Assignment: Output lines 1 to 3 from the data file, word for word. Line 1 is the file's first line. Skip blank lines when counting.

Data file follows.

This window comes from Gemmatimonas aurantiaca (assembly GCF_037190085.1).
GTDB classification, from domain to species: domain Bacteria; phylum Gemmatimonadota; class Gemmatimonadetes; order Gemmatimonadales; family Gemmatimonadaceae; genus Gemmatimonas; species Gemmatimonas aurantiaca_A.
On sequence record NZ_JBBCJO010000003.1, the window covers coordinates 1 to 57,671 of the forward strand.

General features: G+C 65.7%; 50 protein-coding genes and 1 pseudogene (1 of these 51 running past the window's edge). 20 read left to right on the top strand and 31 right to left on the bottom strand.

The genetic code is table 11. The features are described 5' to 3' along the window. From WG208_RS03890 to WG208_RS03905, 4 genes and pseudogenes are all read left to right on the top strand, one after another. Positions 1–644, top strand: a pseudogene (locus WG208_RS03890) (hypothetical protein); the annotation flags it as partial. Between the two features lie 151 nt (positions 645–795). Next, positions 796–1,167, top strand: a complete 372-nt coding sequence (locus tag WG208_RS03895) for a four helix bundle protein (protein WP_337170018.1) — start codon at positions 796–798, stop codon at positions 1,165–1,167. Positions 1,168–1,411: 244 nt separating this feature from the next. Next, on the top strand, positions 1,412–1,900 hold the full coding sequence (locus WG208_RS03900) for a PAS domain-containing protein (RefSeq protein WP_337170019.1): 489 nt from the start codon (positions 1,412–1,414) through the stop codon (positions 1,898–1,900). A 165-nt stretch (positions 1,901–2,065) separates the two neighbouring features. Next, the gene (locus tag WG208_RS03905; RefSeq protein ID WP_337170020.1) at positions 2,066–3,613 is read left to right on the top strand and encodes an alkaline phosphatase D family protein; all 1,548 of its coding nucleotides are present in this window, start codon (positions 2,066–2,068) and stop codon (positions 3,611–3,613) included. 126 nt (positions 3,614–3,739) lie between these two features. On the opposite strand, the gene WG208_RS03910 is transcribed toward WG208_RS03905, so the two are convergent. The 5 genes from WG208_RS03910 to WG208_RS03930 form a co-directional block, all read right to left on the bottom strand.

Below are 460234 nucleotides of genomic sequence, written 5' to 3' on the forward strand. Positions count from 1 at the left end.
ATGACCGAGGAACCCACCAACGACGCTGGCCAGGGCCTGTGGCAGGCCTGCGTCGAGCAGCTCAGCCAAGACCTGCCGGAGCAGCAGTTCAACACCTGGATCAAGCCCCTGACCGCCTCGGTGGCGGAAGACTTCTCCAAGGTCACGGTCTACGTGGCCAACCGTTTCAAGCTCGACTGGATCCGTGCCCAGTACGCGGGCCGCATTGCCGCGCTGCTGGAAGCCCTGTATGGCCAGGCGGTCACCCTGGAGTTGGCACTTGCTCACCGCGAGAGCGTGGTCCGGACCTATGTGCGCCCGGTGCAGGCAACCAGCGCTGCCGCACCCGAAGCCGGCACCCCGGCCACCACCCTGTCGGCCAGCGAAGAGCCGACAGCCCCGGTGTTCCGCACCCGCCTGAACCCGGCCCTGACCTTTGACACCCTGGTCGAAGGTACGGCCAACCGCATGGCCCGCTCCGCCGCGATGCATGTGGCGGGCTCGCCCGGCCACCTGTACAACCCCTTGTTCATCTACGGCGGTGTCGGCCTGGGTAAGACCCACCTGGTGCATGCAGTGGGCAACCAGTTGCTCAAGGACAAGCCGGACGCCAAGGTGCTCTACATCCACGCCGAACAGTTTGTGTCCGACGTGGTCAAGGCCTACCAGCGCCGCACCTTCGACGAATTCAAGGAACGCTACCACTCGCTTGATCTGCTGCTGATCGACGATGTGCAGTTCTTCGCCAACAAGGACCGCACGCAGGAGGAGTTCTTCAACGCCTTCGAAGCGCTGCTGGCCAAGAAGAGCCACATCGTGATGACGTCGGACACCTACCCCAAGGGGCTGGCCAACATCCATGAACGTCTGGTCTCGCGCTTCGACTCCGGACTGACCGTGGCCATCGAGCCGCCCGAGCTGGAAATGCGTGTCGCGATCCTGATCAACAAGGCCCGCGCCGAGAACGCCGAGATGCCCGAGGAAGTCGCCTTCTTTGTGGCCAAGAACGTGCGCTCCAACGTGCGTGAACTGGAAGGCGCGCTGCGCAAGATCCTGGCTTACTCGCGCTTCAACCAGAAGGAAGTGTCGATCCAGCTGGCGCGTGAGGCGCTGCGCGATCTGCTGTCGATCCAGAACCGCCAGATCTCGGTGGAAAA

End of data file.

This window comes from Gemmatimonas aurantiaca (assembly GCF_037190085.1).
GTDB classification, from domain to species: domain Bacteria; phylum Gemmatimonadota; class Gemmatimonadetes; order Gemmatimonadales; family Gemmatimonadaceae; genus Gemmatimonas; species Gemmatimonas aurantiaca_A.
On sequence record NZ_JBBCJO010000003.1, the window covers coordinates 1 to 57,671 of the forward strand.